So we found ourserlves idolizing FDR and Winnie along with the brave Henry and Jastrow families whose stories were the primary focus.
High Chastity, Low Def
The Winds of War is also incurably old-fashioned – was old-fashioned even when it was being produced, and not just because it presented us Americans as the good guys, good with hardly a trace of the kinds of shadows Vietnam had shown must have been there even in the “good” Second World War. It was old-fashioned because of the “newsreel” introductions, with the voice of William T. Woodson announcing facts the way newsreel announcers had done, authoritatively, unhesitatingly, conveying far more effectively by their tone than through any assertions that there is only one perspective to consider – that of the omniscient white male. Again, this needed to be unpacked, and we did that together.
Perhaps the most old-fashioned thing about it was the rampant chastity at its heart. We are supposed to believe that married Pug Henry, the naval officer we follow for five years, who has an affair with a delectable British lady throughout most of that period, never beds her through all the wrack and ruin of war until he is divorced from his faithless wife and married to the Brit. Roosevelt is not a randy old goat, and he and Eleanor seem to have a fine marriage. We are supposed to disapprove of a flyer’s widow having an affair to hold her misery at bay. We are meant to pardon the British lady having a fling with an old flame only because: a) Pug isn’t ready to marry her yet; and b) the old flame is slowly dying of a tropical disease, so it’s mercy sex. Meanwhile, we are supposed to believe the hot British lady is desperately in love with Pug even though he’s portrayed by Robert Mitchum, who was twenty years too old for the part. All very interesting discussions to have with a ten-year-old.
There was technical old-fashionedness too; if you view the DVD transfers available now, you can see how much less satisfying the low-density narrow-screen productions of that era were. More visual information on the screen is just more interesting. And for all the huge budget, the kinds of trompe l’oeil that any digital effects shop would endow any war movie with today are simply missing.
Evenings of Discussion
In short, we were looking at an artifact together, Matt and I, one whose flaws were as instructive as its achievements. So much to talk about. Now, when I hear those sinking cadences of the main title (which I play for myself occasionally), I remember those evenings of discussion, and wish I could go back. I’d like to think my son, who grew up to be a maker of videos and blogger and podcaster about movies (and beer), feels the same way from time to time.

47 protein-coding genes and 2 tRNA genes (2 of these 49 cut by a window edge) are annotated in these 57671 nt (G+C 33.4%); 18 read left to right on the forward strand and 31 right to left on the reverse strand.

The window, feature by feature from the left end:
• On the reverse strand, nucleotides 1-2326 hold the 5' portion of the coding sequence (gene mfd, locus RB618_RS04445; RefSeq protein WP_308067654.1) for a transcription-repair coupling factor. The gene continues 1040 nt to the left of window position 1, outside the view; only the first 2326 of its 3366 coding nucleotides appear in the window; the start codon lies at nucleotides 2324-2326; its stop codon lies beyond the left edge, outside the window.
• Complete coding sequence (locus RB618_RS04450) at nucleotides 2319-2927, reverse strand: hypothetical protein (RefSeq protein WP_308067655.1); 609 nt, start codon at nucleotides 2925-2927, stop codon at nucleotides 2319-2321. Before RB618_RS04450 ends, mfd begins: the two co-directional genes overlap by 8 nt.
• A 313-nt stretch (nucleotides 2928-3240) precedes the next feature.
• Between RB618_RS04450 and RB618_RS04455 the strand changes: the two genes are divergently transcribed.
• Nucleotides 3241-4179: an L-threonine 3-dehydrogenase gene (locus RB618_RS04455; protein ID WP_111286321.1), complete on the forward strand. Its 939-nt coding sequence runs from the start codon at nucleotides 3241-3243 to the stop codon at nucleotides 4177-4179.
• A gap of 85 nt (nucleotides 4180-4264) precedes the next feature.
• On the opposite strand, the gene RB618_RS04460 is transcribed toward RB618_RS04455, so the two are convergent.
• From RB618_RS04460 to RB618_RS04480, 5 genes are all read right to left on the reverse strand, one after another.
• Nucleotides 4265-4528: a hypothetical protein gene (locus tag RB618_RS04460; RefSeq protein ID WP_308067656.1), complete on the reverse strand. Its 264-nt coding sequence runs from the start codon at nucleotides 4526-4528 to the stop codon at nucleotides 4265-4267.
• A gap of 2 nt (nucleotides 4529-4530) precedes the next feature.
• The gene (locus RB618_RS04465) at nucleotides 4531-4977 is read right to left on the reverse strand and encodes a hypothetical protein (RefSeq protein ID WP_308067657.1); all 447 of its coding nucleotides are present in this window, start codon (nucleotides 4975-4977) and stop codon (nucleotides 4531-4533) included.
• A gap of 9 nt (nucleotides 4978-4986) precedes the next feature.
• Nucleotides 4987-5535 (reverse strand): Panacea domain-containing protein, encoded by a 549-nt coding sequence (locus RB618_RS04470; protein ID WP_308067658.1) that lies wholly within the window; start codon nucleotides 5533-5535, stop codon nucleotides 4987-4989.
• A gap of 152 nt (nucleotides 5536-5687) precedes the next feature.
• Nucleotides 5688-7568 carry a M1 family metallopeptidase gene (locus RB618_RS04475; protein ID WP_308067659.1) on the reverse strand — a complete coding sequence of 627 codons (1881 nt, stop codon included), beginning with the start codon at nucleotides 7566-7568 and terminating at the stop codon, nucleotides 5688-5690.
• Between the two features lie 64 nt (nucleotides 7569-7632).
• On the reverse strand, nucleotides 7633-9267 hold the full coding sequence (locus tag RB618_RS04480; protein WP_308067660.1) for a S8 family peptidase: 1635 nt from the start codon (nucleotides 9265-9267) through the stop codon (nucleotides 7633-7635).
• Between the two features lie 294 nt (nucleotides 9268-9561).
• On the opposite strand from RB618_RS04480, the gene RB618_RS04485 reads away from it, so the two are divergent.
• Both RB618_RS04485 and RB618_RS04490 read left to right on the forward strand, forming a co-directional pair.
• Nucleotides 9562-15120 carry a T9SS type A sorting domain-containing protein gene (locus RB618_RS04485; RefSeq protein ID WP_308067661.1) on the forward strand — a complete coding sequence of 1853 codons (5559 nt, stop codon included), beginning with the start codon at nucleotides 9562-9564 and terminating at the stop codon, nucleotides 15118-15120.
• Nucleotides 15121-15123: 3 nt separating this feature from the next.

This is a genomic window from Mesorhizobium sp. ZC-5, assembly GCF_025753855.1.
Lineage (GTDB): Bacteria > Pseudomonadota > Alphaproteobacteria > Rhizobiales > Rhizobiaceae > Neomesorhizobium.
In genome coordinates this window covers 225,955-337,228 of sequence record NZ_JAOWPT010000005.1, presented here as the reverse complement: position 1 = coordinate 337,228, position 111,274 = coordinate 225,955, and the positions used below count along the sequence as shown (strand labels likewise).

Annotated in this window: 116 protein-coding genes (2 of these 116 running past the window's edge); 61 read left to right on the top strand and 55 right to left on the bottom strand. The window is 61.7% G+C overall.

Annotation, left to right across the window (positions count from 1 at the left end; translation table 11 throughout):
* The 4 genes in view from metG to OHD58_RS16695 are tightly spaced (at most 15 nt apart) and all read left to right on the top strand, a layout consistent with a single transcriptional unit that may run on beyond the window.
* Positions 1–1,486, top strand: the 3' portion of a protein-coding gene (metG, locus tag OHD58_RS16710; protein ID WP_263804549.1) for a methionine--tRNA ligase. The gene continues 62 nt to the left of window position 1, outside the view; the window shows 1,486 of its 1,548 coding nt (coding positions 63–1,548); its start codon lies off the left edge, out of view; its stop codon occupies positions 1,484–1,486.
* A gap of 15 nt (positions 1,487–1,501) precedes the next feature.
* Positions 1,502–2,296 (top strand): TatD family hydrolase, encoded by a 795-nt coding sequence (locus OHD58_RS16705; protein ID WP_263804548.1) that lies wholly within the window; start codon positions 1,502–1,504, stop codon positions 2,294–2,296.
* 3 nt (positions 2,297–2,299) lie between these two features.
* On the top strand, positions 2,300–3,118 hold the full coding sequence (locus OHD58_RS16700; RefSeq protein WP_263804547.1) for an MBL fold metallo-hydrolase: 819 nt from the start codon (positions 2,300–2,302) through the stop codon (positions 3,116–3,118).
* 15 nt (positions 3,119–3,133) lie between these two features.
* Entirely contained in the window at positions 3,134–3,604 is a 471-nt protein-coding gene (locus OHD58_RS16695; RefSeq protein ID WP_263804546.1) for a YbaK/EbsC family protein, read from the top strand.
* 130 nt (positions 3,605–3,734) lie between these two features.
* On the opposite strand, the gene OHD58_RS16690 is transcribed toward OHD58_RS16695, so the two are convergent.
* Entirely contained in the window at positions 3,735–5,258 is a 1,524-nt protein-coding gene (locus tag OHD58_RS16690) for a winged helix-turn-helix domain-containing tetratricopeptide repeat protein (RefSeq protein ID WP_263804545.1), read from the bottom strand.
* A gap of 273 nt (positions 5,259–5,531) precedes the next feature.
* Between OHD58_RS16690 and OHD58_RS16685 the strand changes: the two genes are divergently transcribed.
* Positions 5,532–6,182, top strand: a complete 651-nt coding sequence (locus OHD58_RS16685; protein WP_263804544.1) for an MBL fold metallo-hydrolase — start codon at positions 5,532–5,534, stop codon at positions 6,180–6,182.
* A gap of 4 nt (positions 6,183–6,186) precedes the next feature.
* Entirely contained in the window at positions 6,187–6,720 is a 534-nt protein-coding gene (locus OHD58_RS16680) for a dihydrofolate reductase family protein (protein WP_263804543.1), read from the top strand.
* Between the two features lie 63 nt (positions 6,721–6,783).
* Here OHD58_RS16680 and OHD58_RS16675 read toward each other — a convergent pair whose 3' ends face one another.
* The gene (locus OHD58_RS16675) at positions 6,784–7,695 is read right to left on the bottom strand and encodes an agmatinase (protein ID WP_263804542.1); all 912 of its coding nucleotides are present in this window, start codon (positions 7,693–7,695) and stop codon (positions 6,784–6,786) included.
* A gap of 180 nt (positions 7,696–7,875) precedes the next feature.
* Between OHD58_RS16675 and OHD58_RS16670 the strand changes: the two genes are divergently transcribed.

. A scant four years later, at the time of the sixtieth anniversary of D-Day, I was able both to share that movie with my son and take him to the commemoration. I wrote about that visit here. So I was able to work into it.
. I was mellowing a bit; thirty years earlier I would have been close to making categorical assertions that no war was justified.
. To be scrupulously fair, the two series do show, among other things, the following: the American State Department actively resisting giving asylum to Jewish refugees, the British government lying, with effectively criminal consequences, about the defensibility of Singapore, and the machine-gunning massacre of Japanese sailors by an American submarine which has sunk their ship.
. Like me. See here for some of my own history in this regard. My son, like me, was going to a school named St. Thomas (mine had been Ann Arbor’s St. Thomas the Apostle, his Baltimore’s St. Thomas Aquinas, but still). And the majority of his gene pool, unlike mine, was made up of people who, however much or little they may have worshipped, called themselves Catholic.
. Well, to be precise, emerging from the letters in the second series, War and Remembrance, as seen here. That series originally ran in 1988-89. The earlier series, Winds of War, ran in 1983, and had a somewhat different title sequence. The title graphics would have had to change, if for no other reason than that the cast had markedly changed over the five-year intermission. Same music, though.
. I’m not at all clear why it’s called the “Love Theme” – as it was in connection with Winds of War. It accompanied every title sequence, and, to the best of my recollection, was not specifically associated with any of the love affairs depicted in the shows. The same piece of music was labeled the Main Title in connection with War and Remembrance’s album.
. In more than one sense; this was reportedly the longest score ever written for a drama.
[8.] I believe Mitchum (1917-1997) was 66 when he originated the part, which puts him in his 70s by the time the second series was in the can. In the books Pug is supposedly in his forties. Meanwhile, Victoria Tennant (b. 1950), the hot British girlfriend, was in her early-to-mid-30s when shooting began. Mitchum certainly had the necessary gravitas but, while quite well-preserved, was, well — well-preserved, but no longer a McSteamy.
Copyright (c) Jack L. B. Gohn